Graduate Instructor, University Writing Program
MA, English, The Pennsylvania State University (2015)
BA, English and Politics, George Fox University (2011)
Jay David Miller's work focuses on how colonial American literature configures the relationship between theology, land, and economy. He is particularly interested in how Quaker writers render this relationship, and how their writings develop and change from the English Revolution to the American Revolution. By employing a capacious understanding of Quaker literary history that includes writers such as William Penn, Jonathan Dickinson, Elizabeth Ashbridge, Anthony Benezet, Elizabeth Drinker, William Bartram, and Charles Brockden Brown, and by situating these writers within larger literary and historical contexts, his project tracks a variety of Quaker theological visions of the environment as they respond to the problems of empire and commerce in the Atlantic world. His related article on John Woolman's idea of wilderness has been published in the journal Religion and Literature.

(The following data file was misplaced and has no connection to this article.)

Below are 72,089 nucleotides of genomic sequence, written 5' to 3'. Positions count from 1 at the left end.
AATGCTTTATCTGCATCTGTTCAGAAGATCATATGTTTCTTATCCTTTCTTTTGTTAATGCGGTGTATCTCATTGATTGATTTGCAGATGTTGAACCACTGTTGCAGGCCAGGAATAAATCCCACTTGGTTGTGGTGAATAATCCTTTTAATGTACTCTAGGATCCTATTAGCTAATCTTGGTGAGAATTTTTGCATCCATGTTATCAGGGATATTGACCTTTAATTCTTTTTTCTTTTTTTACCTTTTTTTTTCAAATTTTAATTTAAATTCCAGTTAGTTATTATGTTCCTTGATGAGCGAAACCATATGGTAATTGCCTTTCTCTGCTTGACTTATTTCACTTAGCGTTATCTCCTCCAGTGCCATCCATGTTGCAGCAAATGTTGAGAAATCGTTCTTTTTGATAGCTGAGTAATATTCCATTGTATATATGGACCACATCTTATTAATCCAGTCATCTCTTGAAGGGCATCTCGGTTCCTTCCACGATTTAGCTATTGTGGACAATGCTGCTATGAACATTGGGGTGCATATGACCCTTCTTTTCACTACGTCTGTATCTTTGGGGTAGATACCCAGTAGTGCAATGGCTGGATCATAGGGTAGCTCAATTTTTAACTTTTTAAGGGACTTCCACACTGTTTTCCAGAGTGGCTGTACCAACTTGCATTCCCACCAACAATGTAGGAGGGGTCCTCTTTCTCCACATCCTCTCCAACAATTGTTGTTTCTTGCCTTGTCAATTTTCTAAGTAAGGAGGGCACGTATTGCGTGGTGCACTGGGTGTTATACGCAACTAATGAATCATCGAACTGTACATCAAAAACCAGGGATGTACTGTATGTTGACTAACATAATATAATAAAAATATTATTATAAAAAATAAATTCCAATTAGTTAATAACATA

Recent Scholarly Activity
"'[A]nswerable to the design of our creation': John Woolman’s Agrarian Vision," 10th Biennial Conference of the
Society of Early Americanists, University of Tulsa, Tulsa, OK, March 1-4, 2017.
"Jamaica, Jonathan Dickinson, and the Quaker Atlantic World in the Late Seventeenth Century," The Colonial
Caribbean in Context, Symposium Hosted by the University of Notre Dame History Department, South Bend,
IN, February 7-8, 2016.
"God’s Protecting Providence in Print: Jonathan Dickinson’s Captivity Narrative in the Quaker Atlantic World,"
Bustle and Stir: Movement and Exchange in Early America An Interdisciplinary Graduate Student
Conference, McNeil Center for Early American Studies, Philadelphia, PA, October 8-10, 2015.
300 O'Shaughnessy Hall (Office)
300 O'Shaughnessy Hall (Mailbox)